Talking about nature and nurture as separate, clear-cut forces is far adrift from the complexities of developmental science, says Evelyn Fox Keller in NewScientist.

ONE of the most striking features of the nature/nurture debate, the argument over the relative roles of genes and environment in human nature, is the frequency with which we read it has been resolved (the answer is neither nature nor nurture, but both) while at the same time we see the debate refuses to die. So what is it that evokes such contradictory claims, that persists in confounding us? Indeed, what is the debate really about?

This turns out to be far from easy to explain because different kinds of questions take refuge under its umbrella. Some express concerns that can be addressed scientifically, others may be legitimate and meaningful but perhaps not answerable, and still others make no sense. One reason for the persistence of the nature/nurture debate, then, is that these questions are knitted together by ambiguity and uncertainty into an indissoluble tangle, making it all but impossible to stay focused on a single, well-defined, meaningful question.

Another important issue is that some of that ambiguity and uncertainty comes from the language of genetics itself. For example, we may read that the debate is about sorting contributions of nature from those of nurture, and trying to estimate the relative importance, but what exactly is meant by "nature" and "nurture"? Sometimes the distinction is between what is inborn and what is acquired after birth; more often, it is between genes and environment. But not only does nurture affect prenatal development, we also need to ask what exactly is a gene, and what does it do? What do we mean by environment? Does it refer to factors beyond the organism that affect its development, to the milieu in which the fertilised egg develops, or to everything other than the DNA sequence?

Finally, there's the question of contributions. Contributions to what? This question is almost never posed, yet it is the most recalcitrant source of trouble with the nature/nurture debate. The reason is that the subject of debate depends critically on our tacit assumptions about how that question is to be completed.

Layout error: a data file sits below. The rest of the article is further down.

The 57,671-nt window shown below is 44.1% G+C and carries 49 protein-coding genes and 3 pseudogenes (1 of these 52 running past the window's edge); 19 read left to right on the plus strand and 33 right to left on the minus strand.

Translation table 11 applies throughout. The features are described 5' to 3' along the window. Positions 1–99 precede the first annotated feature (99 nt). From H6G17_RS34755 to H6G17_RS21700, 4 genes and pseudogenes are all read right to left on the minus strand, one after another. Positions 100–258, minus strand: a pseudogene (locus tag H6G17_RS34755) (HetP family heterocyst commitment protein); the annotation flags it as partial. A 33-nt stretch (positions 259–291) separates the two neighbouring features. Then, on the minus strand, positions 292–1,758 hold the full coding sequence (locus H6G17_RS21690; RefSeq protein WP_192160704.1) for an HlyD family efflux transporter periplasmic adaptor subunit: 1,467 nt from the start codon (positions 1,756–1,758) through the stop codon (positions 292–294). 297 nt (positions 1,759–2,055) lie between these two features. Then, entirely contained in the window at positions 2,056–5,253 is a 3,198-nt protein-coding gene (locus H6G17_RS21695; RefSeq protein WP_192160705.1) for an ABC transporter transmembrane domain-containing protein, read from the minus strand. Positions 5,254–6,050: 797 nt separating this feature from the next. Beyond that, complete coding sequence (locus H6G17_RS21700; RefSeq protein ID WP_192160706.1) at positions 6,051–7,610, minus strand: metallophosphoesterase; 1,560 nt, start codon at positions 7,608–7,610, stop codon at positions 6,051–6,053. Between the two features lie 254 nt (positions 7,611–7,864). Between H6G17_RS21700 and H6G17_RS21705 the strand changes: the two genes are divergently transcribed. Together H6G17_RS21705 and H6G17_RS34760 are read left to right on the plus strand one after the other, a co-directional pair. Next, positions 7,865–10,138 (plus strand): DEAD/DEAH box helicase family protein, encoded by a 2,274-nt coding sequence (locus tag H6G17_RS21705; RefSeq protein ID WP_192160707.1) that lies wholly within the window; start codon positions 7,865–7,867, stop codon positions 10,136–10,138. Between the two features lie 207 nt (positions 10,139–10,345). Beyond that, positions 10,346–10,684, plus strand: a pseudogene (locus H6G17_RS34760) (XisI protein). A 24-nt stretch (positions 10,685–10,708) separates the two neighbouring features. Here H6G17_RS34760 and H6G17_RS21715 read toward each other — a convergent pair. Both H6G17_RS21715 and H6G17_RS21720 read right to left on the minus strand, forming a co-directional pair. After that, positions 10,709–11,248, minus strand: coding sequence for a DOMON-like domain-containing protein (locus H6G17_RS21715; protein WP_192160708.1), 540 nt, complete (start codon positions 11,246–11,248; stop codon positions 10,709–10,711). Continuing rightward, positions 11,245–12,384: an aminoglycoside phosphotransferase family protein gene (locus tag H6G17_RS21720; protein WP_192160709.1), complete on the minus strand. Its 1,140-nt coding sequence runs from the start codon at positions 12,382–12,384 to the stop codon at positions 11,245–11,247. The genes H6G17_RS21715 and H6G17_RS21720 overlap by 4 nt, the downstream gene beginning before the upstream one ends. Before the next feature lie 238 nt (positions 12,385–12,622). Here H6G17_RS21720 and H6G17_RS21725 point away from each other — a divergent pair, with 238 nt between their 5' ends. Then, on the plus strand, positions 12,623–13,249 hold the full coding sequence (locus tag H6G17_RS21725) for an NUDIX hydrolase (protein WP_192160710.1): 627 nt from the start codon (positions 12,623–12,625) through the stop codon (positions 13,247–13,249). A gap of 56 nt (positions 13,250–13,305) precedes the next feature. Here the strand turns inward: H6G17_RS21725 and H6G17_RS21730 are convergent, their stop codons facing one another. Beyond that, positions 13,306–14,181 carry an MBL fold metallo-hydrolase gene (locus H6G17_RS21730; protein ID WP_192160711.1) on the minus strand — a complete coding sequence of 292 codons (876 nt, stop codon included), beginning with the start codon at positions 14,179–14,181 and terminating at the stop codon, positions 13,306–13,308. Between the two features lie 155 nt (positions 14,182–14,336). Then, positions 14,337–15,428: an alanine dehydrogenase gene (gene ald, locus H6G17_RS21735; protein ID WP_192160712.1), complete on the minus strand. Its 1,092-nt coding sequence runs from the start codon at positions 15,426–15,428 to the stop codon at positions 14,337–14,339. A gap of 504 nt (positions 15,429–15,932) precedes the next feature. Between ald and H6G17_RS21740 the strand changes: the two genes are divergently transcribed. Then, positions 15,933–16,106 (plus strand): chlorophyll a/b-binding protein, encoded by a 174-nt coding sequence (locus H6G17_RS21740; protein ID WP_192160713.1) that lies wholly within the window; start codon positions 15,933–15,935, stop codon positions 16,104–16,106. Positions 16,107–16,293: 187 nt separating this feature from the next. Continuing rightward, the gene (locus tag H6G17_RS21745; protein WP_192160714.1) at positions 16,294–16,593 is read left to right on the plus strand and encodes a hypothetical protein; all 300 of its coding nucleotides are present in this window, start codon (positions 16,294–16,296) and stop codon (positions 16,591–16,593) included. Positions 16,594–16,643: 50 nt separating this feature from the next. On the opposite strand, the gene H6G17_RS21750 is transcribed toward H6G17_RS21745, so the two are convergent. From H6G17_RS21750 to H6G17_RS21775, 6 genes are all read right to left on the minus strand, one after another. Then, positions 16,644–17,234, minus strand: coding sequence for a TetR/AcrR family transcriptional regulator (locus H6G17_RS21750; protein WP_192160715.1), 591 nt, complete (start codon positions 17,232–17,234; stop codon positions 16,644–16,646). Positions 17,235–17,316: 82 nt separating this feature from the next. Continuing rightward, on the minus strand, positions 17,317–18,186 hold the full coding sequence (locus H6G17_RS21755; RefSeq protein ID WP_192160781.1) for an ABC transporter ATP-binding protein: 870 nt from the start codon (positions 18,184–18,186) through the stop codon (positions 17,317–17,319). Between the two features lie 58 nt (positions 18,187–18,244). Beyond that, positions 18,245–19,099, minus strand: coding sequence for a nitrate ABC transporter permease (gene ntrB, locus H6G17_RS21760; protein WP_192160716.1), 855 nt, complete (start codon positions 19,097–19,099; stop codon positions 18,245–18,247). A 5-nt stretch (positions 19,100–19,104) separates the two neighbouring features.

A common assumption is that what is at issue is a comparison of the contributions of nature and nurture to the formation of individual traits. In his widely read book, Nature via Nurture, Matt Ridley argues that modern genomics has shown that, expressed that way, the nature/nurture debate invokes a meaningless opposition: "The discovery of how genes actually influence human behaviour, and how human behaviour influences genes, is about to recast the debate entirely. No longer is it nature versus nurture, but nature via nurture. Genes are designed to take their cues from nurture."

Ridley is, of course, correct. But H. Allen Orr, a population geneticist at the University of Rochester, New York, complained in The New York Review of Books (14 August 2003) that Ridley "seems to have the right answer to the wrong question". The right question is statistical, Orr says. "It asks about the percentage of variation in, say, IQ, that arises from inherited differences among individuals (do some parents pass on smart genes to their kids?) versus the percentage that arises from environmental differences (do some parents pass on books to their children?). [Ridley's] question is mechanistic. It asks about how genes behave within individuals ... The fact that genes respond to experience is certainly interesting and important ... But it's the wrong kind of fact to settle the ... debate."

Orr is writing from a field where virtually all efforts focus on statistics, and where most of his colleagues recognise the question of how much an individual trait owes to nature/genes and how much to nurture/environment to be unanswerable. Yet ambiguity in the language of genetics fosters slippage between the two questions, maintaining their linkage not only in the popular imagination, but also in the literature. Even Orr's colleagues have difficulty sometimes in remaining clear about the distinction between statistics and mechanism. The unfortunate effect is to obscure the basic fact that the causes of the development of a trait are not separable.